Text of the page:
A wearable sleep tracker with a decent battery life that can last up to 18 months on just one charge. It tracks your deep and light sleep cycles automatically when you wear it in bed. It provides you with a sleep score that's based on:

  • The amount of time you slept
  • How deep your sleep was
  • If you woke up during your sleep

It can also track your naps.

Non-Wearable Sleep Trackers

While wearable sleep trackers seem to measure better circadian cycle sleep data, some non-wearable ones will request input data on any potential daytime influences (i.e. mood, caffeine intake) to see if they're impacting your sleep.

Some include:

  1. Mattress Sensors

These you place underneath your pillow or mattress. They measure the quality and duration of your sleep.

  1. Bedside Trackers

Bedside trackers look similar to bedside lamps, therefore some individuals prefer them, since they don't seem too clinical. They detect the quality and length of your sleep. Some can even assess your sleep environment (i.e. light, temperature, noise) to see how it's impacting your sleep.

  1. Smartphone Sleep Tracking Apps

These aren't as effective for in-depth data. But, if you have a smartphone, you won't require any other device. Since you check your phone each day, it'll be simple to check for data it offers.

Some examples are:

  • Sleep Cycle: This is an app that uses the accelerometer on your phone to track your movement, so you'd have to put your phone under or next to your pillow. You could also have it "hear" your movements through a microphone, but you'd require a flat surface to place it on next to your bed.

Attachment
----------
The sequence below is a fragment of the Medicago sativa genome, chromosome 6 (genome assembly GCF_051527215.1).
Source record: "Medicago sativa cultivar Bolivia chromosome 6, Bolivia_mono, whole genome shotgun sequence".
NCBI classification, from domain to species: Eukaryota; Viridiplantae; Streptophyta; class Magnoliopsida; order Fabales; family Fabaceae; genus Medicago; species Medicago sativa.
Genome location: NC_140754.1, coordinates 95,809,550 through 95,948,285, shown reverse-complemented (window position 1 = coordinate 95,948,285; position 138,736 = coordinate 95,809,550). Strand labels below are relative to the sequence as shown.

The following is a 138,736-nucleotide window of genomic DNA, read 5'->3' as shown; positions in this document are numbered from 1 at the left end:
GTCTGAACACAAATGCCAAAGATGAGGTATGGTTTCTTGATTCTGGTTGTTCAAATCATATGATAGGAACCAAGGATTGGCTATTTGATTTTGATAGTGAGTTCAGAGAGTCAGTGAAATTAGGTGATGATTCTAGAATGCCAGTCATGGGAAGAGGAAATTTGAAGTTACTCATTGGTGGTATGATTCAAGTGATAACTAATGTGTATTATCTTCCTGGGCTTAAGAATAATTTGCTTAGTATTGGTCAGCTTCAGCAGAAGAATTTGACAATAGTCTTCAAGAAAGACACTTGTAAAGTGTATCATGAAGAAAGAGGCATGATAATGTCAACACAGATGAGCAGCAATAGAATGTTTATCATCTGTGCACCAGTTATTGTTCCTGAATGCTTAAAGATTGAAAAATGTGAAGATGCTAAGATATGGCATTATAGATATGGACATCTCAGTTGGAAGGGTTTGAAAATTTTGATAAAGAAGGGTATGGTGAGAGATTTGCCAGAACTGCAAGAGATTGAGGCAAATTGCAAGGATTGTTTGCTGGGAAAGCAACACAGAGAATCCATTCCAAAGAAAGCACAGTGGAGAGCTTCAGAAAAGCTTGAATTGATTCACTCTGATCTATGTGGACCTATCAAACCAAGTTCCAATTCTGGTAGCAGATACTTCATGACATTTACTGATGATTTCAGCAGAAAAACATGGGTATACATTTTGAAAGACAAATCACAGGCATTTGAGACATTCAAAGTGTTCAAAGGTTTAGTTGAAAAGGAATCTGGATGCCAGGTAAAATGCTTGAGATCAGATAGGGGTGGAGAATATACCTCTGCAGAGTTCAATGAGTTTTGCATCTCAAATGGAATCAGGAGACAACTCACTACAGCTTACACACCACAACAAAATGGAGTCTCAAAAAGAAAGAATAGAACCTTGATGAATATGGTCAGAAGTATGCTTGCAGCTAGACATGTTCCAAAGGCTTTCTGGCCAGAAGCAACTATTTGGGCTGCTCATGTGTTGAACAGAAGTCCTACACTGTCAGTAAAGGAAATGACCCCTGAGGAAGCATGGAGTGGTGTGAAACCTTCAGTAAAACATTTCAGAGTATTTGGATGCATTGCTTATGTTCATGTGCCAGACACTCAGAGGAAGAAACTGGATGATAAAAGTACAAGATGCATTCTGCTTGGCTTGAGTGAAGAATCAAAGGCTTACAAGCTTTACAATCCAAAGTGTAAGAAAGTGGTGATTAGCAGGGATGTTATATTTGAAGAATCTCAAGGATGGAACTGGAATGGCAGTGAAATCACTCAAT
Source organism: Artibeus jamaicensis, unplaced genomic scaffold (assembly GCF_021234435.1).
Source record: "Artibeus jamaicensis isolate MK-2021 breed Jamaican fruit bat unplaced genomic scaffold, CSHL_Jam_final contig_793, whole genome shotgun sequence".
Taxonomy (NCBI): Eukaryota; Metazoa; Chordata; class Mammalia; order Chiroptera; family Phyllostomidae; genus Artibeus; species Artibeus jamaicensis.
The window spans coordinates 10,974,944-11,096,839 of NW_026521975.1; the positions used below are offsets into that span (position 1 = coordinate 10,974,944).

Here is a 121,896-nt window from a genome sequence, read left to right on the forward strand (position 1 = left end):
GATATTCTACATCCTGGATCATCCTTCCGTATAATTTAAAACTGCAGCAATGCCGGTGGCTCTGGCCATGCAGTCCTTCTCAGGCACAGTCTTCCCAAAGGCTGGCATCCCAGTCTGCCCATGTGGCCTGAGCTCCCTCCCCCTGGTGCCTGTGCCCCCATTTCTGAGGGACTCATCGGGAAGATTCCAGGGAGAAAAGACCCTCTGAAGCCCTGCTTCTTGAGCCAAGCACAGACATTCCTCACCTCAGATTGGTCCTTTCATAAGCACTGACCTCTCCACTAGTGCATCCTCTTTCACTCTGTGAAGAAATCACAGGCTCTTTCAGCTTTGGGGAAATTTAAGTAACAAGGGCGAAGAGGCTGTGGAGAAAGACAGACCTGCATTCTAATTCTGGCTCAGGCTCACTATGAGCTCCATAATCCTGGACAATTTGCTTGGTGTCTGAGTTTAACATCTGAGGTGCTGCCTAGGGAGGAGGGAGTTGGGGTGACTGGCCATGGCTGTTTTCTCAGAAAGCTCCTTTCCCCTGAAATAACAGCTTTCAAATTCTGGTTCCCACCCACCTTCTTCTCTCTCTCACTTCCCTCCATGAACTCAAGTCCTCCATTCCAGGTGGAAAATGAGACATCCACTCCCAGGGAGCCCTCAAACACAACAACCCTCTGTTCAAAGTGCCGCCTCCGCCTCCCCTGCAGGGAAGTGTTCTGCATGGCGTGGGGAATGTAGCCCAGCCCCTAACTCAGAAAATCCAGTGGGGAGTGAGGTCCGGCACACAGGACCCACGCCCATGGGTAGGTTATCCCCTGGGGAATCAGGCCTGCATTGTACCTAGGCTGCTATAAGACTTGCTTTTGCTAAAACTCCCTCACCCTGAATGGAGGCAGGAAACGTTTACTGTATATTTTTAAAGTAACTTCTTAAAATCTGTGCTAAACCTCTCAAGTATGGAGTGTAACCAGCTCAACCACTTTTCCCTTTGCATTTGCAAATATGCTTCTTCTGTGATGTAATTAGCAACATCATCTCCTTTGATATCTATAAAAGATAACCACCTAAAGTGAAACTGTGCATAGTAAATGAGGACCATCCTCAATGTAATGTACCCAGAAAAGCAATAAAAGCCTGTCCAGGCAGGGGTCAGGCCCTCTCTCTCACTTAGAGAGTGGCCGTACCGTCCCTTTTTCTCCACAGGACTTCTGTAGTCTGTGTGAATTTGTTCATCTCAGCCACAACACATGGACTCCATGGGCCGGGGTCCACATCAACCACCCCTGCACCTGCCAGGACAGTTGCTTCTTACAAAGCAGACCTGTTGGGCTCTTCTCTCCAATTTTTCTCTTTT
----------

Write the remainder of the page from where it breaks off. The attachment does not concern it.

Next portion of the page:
• Pillow: It uses a speaker and microphone of an iPad or iPhone to record your sleep.
  • SleepScore: Using a speaker and your phone's microphone, it detects your motion during the night.
  1. Emfit

This sleep tracking device uses ballistocardiography (measures the contraction and expansion of your circulatory system). Emfit is similar to a heart monitor in the way it works.

Bottom Line

Collecting sleep data will only be helpful if you use the data you collect. After you track your sleep for several nights, you'll be provided with data on how much light vs deep sleep you're obtaining, sleep cycle times, how often you move, or even how much you snore, in some cases. Unfortunately, not all sleep trackers and apps provide you with a whole lot of advice based on the data on what changes you should make on your sleep habits.

Sensors and apps can give you an understanding of what's going on when you're sleeping, but they're not supposed to replace a doctor. If you're experiencing troubles sleeping, waking up tired, or staying awake in the daytime, you may want to have a doctor check for any underlying problems.

Elizabeth Magill

Elizabeth Magill is a professional freelance writer and editor who holds an MBA. Liz specializes in writing about health news, medical conditions, healthy living, small business, career and work, personal finance, and green-living, including news and trending topics in these specialties. Her clients include Healthline, The Motley Fool, GoBanking Rates, LIVESTRONG.com, Big Interview, HealthNews, Intuit Small Business Blog, Intuit Health, American News Report, Travels.com, IFX Medical, and many others. She’s also a published eBook author and ghost writer for various clients in the health, medical, career, small business, and personal finance niches.